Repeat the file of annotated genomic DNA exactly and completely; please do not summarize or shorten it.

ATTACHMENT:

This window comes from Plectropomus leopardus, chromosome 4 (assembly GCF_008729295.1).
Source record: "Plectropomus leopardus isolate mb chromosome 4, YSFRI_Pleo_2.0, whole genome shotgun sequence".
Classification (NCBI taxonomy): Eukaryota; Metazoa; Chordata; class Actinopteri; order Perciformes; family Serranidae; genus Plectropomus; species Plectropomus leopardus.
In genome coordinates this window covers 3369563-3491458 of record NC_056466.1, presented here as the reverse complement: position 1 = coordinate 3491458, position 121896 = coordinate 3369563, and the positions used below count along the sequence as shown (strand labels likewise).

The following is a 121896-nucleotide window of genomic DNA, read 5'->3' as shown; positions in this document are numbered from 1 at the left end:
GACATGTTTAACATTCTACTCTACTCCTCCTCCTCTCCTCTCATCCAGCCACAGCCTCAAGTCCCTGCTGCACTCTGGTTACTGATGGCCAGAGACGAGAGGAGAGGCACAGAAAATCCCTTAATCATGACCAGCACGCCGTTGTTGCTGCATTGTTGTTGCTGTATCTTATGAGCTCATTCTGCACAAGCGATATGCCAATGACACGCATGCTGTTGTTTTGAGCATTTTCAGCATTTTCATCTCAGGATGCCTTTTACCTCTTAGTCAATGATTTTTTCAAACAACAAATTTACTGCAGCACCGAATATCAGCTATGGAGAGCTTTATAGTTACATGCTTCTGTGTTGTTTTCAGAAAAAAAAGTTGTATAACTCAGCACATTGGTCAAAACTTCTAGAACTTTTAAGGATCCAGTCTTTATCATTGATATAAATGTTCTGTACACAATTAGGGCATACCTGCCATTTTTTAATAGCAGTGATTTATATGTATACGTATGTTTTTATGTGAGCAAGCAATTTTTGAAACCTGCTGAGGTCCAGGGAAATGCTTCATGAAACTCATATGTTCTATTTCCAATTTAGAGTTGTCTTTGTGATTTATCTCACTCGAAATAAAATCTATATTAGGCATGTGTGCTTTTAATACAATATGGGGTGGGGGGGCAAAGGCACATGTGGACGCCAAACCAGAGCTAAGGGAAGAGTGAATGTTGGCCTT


This window comes from Plectropomus leopardus, chromosome 4 (assembly GCF_008729295.1).
Source record: "Plectropomus leopardus isolate mb chromosome 4, YSFRI_Pleo_2.0, whole genome shotgun sequence".
Classification (NCBI taxonomy): Eukaryota; Metazoa; Chordata; class Actinopteri; order Perciformes; family Serranidae; genus Plectropomus; species Plectropomus leopardus.
In genome coordinates this window covers 3369563-3491458 of record NC_056466.1, presented here as the reverse complement: position 1 = coordinate 3491458, position 121896 = coordinate 3369563, and the positions used below count along the sequence as shown (strand labels likewise).

The following is a 121896-nucleotide window of genomic DNA, read 5'->3' as shown; positions in this document are numbered from 1 at the left end:
GACATGTTTAACATTCTACTCTACTCCTCCTCCTCTCCTCTCATCCAGCCACAGCCTCAAGTCCCTGCTGCACTCTGGTTACTGATGGCCAGAGACGAGAGGAGAGGCACAGAAAATCCCTTAATCATGACCAGCACGCCGTTGTTGCTGCATTGTTGTTGCTGTATCTTATGAGCTCATTCTGCACAAGCGATATGCCAATGACACGCATGCTGTTGTTTTGAGCATTTTCAGCATTTTCATCTCAGGATGCCTTTTACCTCTTAGTCAATGATTTTTTCAAACAACAAATTTACTGCAGCACCGAATATCAGCTATGGAGAGCTTTATAGTTACATGCTTCTGTGTTGTTTTCAGAAAAAAAAGTTGTATAACTCAGCACATTGGTCAAAACTTCTAGAACTTTTAAGGATCCAGTCTTTATCATTGATATAAATGTTCTGTACACAATTAGGGCATACCTGCCATTTTTTAATAGCAGTGATTTATATGTATACGTATGTTTTTATGTGAGCAAGCAATTTTTGAAACCTGCTGAGGTCCAGGGAAATGCTTCATGAAACTCATATGTTCTATTTCCAATTTAGAGTTGTCTTTGTGATTTATCTCACTCGAAATAAAATCTATATTAGGCATGTGTGCTTTTAATACAATATGGGGTGGGGGGGCAAAGGCACATGTGGACGCCAAACCAGAGCTAAGGGAAGAGTGAATGTTGGCCTT